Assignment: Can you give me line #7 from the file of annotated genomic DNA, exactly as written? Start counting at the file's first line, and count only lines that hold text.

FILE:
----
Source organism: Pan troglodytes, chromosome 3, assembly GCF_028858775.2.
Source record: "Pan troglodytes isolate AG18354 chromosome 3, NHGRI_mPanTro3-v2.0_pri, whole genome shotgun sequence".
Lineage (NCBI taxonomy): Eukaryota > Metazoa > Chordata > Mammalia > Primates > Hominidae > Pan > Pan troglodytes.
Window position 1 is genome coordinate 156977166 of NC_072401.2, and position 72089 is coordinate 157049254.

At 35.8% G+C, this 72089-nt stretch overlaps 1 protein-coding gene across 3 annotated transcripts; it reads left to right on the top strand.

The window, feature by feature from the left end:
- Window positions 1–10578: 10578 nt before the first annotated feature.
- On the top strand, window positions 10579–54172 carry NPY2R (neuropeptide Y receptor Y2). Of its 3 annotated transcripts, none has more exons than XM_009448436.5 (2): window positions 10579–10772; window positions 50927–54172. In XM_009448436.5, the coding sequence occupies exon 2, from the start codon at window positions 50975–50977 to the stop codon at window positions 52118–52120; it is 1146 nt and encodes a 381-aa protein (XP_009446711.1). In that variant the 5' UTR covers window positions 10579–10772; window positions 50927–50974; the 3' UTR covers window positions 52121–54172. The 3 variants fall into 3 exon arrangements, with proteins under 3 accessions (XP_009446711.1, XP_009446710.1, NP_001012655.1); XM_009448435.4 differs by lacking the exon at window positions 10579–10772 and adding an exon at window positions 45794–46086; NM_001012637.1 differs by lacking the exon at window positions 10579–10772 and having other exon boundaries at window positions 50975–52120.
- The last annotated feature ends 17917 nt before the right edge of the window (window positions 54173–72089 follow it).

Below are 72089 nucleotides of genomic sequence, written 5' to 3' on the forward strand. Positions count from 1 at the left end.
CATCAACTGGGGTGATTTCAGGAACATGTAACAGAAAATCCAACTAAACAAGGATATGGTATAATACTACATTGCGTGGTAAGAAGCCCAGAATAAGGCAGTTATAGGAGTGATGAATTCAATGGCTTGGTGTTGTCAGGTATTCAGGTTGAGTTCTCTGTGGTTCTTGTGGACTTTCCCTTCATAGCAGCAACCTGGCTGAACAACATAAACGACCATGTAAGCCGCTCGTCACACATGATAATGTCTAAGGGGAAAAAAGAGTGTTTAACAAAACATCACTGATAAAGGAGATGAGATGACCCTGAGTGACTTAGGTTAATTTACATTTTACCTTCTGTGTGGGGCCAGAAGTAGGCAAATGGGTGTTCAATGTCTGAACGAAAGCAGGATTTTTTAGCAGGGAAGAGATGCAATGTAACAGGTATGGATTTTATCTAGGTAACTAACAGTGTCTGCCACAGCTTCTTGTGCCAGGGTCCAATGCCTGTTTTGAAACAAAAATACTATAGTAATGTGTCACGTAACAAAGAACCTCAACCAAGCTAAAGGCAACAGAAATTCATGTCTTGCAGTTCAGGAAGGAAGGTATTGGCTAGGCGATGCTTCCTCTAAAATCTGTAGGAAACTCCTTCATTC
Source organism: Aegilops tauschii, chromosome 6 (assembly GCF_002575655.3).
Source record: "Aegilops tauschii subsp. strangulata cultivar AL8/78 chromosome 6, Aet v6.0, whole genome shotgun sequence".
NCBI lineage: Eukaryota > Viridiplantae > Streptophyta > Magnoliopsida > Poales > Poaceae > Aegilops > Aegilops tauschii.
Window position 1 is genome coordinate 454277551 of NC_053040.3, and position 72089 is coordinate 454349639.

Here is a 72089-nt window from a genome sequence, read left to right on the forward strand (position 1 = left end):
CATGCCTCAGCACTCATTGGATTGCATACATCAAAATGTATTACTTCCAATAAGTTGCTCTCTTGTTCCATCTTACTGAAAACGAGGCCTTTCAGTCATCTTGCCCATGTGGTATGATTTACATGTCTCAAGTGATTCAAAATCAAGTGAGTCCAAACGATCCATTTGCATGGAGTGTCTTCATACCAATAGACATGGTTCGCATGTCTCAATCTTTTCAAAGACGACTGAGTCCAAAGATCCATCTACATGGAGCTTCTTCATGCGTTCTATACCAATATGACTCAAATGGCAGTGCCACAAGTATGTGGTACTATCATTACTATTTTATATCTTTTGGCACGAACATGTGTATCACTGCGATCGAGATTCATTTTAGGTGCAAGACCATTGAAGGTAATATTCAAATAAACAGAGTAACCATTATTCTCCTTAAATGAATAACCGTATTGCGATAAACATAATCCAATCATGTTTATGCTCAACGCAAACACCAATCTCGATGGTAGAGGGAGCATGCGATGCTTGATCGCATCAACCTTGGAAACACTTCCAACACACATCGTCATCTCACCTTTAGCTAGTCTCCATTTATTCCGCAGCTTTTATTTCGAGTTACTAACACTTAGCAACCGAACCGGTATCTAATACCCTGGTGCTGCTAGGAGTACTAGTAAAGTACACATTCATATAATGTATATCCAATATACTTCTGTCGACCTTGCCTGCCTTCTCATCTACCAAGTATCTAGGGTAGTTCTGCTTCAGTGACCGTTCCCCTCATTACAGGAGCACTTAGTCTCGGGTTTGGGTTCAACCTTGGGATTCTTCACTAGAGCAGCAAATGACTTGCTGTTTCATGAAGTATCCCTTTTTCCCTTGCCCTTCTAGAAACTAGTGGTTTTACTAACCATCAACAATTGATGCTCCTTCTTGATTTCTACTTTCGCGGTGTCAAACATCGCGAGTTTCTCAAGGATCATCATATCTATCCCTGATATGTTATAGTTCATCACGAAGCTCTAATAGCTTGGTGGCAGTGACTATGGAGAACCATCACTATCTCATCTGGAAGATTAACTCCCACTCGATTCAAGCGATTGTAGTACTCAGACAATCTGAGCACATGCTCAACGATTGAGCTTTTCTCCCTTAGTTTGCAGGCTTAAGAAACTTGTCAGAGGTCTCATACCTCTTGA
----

- Window positions 1–10578: 10578 nt before the first annotated feature.